November 21, 2008

Winter's Cure

Fall and winter are not the gardener's favorite seasons. Nothing in the plant world grows in fall and winter except underground, out of sight. While the autumn rainy season and winter's deep snowfalls are welcome for the replenishing water supply they bring to the lakes, rivers, streams and plants, their cloud cover and ever-diminishing daily hours of sunshine do put a crimp in the spirit. A surfeit of backache-inducing snow shoveling looms in the immediate future. Hunters with lethal firearms are abroad around the hiking trails. Death and dormancy are the dominant themes.

When the choleric of the overcast skies and cabin-fever inactivity start to shrivel hope and laughter, it's time to lace up the hiking boots and head out in search of nature's cure for the winter blues. In northwest Michigan, each of the four seasons plays out in full fettle. Even in an era of global warming, winter here will be long, lasting at a minimum from November through March, it will be cold. Watching all the leaves disappear from the woods and denuded branches replace swaths of greens and golds, it always seems at first as if winter means months to be lived in gloomy, monochromatic blacks and greys. Taking afoot to the woodland and shoreline trails, however, reveals again, every year, winter's sweetly muted, dappled and multifarious palette of colors.

Along the beaches and dunes, multitudes of marram grass drape clouds of burnt-gold blades and seed heads across the tawny sands. The speckled white bodies of beech trees stand out in bright relief against the tumbled, bruised pewter of the sky. Whimsical milkweed pods fold open to release Santa Claus whiskers in delicate fans. Cherry tree and dogwood branches blush barn red.

On trails across dune meadows and moraines, color abounds in the wild, tomato-red rosehips (as pictured above), sumac, chokecherries, honeysuckle and cottoneaster and bittersweet berries. The characterful, wizened bark of the wolf maple, the shagbark hickory and the willow are on display, the velvet grey elephant-hide trunks of the beeches emerge.

Wherever conifers grow, dozens of variations of green march tall and vibrant across the landscape. The first snowfalls of the season came in off Lake Michigan this week, bringing not much more than a few inches of accumulation but laying a downy white blanket on the fields and hills. The snow backdrop makes the greens, golds, ochre, reds, purples and other tints of winter stand up and shout. Pine green, forest green, kelly green, mint, olive, the seaglass green of the hemlocks, these all intensify and grow prouder against the subdued light of winter. And the cornhusk gold of the beach sand and dunes, faceted here and there with hoarfrost, draws and holds the eye softly, warmly.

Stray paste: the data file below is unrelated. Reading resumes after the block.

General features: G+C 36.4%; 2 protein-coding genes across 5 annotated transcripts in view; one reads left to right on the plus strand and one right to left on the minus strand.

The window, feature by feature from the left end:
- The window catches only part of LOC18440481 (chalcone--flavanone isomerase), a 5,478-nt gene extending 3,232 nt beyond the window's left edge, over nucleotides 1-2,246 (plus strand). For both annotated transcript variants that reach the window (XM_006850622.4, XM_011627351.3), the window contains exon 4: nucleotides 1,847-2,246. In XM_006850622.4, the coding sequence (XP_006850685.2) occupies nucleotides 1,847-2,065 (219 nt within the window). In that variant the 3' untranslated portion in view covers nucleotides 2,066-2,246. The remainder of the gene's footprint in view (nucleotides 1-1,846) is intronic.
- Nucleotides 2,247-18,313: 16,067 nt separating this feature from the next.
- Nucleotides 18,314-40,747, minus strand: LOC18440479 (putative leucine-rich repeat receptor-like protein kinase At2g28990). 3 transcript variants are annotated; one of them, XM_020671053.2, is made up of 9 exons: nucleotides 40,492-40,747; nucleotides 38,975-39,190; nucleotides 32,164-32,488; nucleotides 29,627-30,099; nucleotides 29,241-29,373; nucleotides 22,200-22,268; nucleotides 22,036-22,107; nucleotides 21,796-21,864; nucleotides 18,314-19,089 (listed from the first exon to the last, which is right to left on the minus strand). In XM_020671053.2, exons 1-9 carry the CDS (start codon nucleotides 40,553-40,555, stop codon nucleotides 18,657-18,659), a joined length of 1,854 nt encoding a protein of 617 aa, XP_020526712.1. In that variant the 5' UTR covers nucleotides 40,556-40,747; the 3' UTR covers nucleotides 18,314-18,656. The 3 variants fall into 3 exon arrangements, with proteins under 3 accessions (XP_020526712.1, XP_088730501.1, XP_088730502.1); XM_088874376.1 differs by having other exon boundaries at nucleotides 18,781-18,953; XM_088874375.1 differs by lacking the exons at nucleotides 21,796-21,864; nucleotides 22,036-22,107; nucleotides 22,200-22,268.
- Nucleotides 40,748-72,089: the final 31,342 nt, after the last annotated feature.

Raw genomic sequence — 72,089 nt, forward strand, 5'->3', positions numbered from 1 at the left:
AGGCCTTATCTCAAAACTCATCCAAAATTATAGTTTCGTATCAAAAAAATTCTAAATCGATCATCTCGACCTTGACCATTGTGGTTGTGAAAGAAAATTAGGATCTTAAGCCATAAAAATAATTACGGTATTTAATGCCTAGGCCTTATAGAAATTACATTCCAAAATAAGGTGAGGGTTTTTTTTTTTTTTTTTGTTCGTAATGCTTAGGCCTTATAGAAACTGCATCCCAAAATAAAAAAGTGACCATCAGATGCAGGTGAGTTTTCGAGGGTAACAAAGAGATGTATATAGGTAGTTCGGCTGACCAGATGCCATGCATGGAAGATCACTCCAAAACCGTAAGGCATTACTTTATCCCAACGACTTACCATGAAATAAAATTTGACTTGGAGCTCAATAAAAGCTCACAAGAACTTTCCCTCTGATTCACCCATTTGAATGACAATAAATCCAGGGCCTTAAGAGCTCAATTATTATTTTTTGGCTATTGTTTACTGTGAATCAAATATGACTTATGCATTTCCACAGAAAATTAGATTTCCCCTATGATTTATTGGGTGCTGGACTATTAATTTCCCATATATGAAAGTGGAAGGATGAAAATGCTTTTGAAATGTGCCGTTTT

It gets very quiet in the forest and on the sands. Maybe it is the muffling effect of the snow, partly it is the reduction in traffic and people, dogs and birds larking about. A sacred kind of stillness hovers in the air. The soughing of the wind in the treetops, the rare call of a hawk or crow, the purl of the waves beseeching the shore, the ancient creaking of a fallen tree against the trunks of its brothers and sisters, every sound speaks with more clarity and meaning.

As long as the temperature stays above 20 degrees, as it usually does in this moderate strip of climate bordering the lake shore, one doesn't get chilled when out and about and moving. Whether skating, skiing, hiking, sledding, shoveling or otherwise keeping the limbs pumping and the blood coursing, on a still or gently snowing winter's day even mild exercise keeps the body plenty warm. As an added bonus, it sends happy chemicals swimming into the mind and spirit, washing away the cobwebs of melancholia. Hush a minute, look around you, discover everywhere plentiful and beautiful reminders of the palpable gifts nature presents to us, even in her season of hibernation and sleep.

November 15, 2008

Talking Flowers

One day last week, three feet of snow fell in the northern Great Plains. In Michigan, it was 68 degrees, blue sky, and tempting to go swimming, but that the big lake temperature now hovers in the mid-fifties after successive frosty nights. What happens weather-wise in the Great Plains today will course into Chicago tomorrow, skate across the slippery surface of Lake Michigan and shower upon Michigan's western coast the day after tomorrow. As the first snowfall of the season heads this way, let's put winter on hold for just a little longer and talk flowers.

After getting the garden framework of trees and shrubs planted, the next phase entailed laying in the seeds, seedling plants and bulbs for the flowering beds. These would go across the front wall of the house and much of the front yard, across the back wall of the garage facing the rear of the house, and into a big circular bed middle-left in the back yard. Except for the bulbs that needed to wait for late fall planting, all the starters of the flower patches went into the ground in July. Most have come along famously in size and bloom over the five years since the garden began, others could not seem to get a rooted, lasting grip on the sunny, sandy plot.

For the most part and increasingly over the years, plants chosen must be of a perennial nature. Gardens fitted out with perennials do not require complete planting afresh every year, saving lots of repetitive labor to plant the same space. Cost outlay for plants occurs mainly at the start of a garden and hard-earned dollars don't get invested in flowers that disappear after a single season. Unless a gardener has more money than sense, it seems foolhardy to buy lots of expensive, doomed annuals year after year when there are thousands of perennial options that repay the outlay of sweat equity and greenbacks for years to come.